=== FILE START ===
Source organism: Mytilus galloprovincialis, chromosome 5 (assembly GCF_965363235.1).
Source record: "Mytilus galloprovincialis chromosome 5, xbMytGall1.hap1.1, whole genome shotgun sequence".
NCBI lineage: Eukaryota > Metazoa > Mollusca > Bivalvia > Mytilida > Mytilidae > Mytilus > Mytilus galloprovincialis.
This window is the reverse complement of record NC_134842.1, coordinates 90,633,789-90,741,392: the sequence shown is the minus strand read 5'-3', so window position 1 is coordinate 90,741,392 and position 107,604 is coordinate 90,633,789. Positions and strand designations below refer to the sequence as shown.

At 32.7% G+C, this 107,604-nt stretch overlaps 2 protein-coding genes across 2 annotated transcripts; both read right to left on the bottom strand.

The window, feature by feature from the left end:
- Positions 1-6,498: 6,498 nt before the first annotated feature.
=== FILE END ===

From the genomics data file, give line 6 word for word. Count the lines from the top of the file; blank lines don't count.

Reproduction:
The window, feature by feature from the left end: